Portland opening investigation on Uber ‘Greyball’ practice - KPTV - FOX 12

Portland opening investigation on Uber ‘Greyball’ practice

Posted: Updated: Mar 06, 2017 08:28 PM

Following reports of ride-hailing service Uber using a special program to get around city regulators, including those in Portland, Mayor Ted Wheeler and other city officials said Monday they are opening an investigation into the matter.

Calling the reports about Uber developing the program “very concerning,” Wheeler said he is taking them seriously, especially since the allegations cover times during which Uber was already operating illegally in the Portland market.

Wheeler and City Commissioner Dan Saltzman said they were working to ensure that the “Greyball” practices were no longer being used in Portland, and that their investigation had the full support of the council.

Reports released last week claim that Uber created programs that would “Greyball” certain users, feeding their apps false data like map locations with cars that were not actually there.

The mayor also claimed that while the city has agreed to regulations governing services like Uber, the company has lobbyists working in Salem in an effort to create state-wide rules that Wheeler described as “more-lenient.”

Saltzman said the Portland Bureau of Transportation will be starting the investigation and reviewing the compliance audits and rider complaints of both Uber and Lyft within 30 days.

He added that both he and the mayor will be reaching out directly to leadership in both companies to have both companies state in writing that they will not engage in practices meant to circumvent regulators. Saltzman noted that representatives from both companies told the city they would be open to working with regulators on the investigation.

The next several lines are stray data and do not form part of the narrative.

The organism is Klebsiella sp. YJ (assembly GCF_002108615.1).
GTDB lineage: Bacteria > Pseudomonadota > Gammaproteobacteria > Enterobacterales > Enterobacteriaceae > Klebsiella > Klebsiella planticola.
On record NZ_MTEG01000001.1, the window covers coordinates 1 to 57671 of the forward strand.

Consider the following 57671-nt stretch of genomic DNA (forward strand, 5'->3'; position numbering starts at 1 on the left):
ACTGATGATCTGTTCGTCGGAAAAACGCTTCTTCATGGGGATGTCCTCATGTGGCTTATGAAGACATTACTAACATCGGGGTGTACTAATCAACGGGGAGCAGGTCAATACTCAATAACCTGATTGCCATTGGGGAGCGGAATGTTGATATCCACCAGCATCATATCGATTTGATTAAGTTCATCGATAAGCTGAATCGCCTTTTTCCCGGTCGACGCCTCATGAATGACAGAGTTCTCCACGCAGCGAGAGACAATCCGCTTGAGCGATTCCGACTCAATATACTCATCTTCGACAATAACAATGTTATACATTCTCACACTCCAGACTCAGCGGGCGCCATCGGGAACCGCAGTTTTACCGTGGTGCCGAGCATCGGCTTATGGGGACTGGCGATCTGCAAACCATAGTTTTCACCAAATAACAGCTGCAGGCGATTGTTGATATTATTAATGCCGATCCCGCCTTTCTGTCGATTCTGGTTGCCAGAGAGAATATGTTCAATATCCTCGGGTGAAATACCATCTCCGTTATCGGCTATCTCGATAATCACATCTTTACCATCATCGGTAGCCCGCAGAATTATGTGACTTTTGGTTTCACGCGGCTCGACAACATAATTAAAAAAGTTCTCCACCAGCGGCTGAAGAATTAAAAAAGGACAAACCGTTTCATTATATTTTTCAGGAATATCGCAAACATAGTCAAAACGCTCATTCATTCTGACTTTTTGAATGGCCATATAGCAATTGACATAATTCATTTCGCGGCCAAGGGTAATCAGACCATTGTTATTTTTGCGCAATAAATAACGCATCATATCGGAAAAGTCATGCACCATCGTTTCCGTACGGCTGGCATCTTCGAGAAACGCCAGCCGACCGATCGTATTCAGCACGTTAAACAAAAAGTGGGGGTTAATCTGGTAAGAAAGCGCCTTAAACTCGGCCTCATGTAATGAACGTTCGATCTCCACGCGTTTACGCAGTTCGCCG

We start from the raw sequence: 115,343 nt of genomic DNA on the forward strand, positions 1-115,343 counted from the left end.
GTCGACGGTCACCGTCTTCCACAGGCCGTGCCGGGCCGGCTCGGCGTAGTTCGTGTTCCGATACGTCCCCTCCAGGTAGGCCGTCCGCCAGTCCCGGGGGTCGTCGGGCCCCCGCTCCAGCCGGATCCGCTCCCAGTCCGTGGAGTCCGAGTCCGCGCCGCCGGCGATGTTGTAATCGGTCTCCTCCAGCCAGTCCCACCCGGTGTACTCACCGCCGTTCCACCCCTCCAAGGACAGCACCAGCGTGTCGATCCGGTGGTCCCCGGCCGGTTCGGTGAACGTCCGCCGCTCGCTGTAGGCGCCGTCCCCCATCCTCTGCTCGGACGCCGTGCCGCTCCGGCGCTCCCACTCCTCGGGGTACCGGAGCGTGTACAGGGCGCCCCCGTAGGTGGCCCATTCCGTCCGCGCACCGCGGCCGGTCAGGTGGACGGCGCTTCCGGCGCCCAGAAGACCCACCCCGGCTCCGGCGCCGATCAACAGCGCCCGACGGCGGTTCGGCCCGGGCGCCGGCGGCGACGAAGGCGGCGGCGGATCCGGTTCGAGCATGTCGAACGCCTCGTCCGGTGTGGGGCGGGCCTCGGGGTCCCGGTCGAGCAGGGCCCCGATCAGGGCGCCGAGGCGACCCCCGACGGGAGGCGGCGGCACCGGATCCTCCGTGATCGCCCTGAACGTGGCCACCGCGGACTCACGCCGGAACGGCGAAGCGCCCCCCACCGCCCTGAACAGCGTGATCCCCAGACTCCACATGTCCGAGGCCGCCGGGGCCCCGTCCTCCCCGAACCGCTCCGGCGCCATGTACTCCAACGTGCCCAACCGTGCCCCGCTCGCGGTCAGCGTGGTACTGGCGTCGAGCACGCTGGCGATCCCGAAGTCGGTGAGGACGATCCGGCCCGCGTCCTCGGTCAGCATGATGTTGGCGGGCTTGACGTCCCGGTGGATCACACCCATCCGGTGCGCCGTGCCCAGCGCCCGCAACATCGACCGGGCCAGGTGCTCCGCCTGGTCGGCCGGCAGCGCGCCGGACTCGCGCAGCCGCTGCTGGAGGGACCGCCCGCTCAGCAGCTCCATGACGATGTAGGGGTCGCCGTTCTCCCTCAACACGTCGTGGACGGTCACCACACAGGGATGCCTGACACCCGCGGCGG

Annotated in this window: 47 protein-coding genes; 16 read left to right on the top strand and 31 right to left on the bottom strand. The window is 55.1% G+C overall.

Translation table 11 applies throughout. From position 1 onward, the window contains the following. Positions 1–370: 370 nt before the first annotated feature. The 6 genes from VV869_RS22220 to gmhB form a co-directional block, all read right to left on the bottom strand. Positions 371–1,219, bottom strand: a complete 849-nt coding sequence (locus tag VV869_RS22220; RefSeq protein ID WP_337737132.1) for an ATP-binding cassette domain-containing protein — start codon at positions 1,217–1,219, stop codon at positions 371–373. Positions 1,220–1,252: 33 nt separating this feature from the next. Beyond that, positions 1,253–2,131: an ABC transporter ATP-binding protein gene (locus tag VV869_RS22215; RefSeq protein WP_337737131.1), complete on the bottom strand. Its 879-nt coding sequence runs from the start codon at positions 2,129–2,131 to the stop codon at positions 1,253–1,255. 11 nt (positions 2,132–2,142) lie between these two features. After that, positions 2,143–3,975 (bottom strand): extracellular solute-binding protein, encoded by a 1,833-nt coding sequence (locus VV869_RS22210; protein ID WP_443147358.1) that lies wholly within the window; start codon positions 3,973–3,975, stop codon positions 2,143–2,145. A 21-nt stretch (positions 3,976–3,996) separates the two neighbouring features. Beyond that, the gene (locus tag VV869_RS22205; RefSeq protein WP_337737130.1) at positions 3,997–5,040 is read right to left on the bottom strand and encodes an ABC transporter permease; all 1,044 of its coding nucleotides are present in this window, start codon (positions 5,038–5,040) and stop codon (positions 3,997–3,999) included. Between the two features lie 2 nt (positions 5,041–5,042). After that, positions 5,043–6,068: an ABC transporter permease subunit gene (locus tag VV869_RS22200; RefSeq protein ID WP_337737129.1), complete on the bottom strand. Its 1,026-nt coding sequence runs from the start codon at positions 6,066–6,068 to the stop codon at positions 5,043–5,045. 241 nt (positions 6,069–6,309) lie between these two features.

According to Saltzman, city regulations covering both Transportation Network Companies, or TNCs, gives the city access to the data needed for the investigation.

Wheeler then added that while the transportation bureau will be the lead agency on the investigation, he still reserves the right to bring in third-parties to further dig into the issue.

“Uber has every right to have their side of the story clearly heard, but I am not yet convinced nor have I seen any evidence to suggest to me that we have anything close to the facts,” he said. “I don’t know whether or not local laws or state laws were potentially violated, and we don’t have a confirmation yet, at least I don’t have a confirmation yet, that Uber has discontinued the practice of Greyballing.”

When asked about what part of the regulations allowed the city to verify whether or not Greyballing had occurred, Saltzman said he was confident investigators would have plenty of data.

“I believe we have pretty strong powers,” he said. “We’re going to look at all of the inspections that we have done over the past year and a half and see whether we discern any patterns. We are going to look at complaints that individuals have filed with us that may or may not have to do with Greyballing itself. And then we are going to, as needed, seek information from the companies to help us round out the investigation to get a more complete picture.

Both Wheeler and Saltzman said that they were first informed of the term “Greyballing” by reports in the New York Times, but PBOT Director Leah Treat added city regulators did believe during the time they were reviewing Uber’s initial operation in the city that the company was using some method in order to avoid regulators.

Treat noted that since the official pilot program allowing the TNCs to operate in the city began, there has been no evidence indicating the services are still using those same avoidance methods.

Wheeler said that while he realizes how many people rely on services from companies like Uber, he questioned the “forthrightness” the company used in following regulations meant to ensure the safety of passengers.

“Just because you’re smart, successful and rich does not mean you’re bestowed with ethics,” he said. “And this company seems to repeatedly demonstrate this point for the rest of us.”

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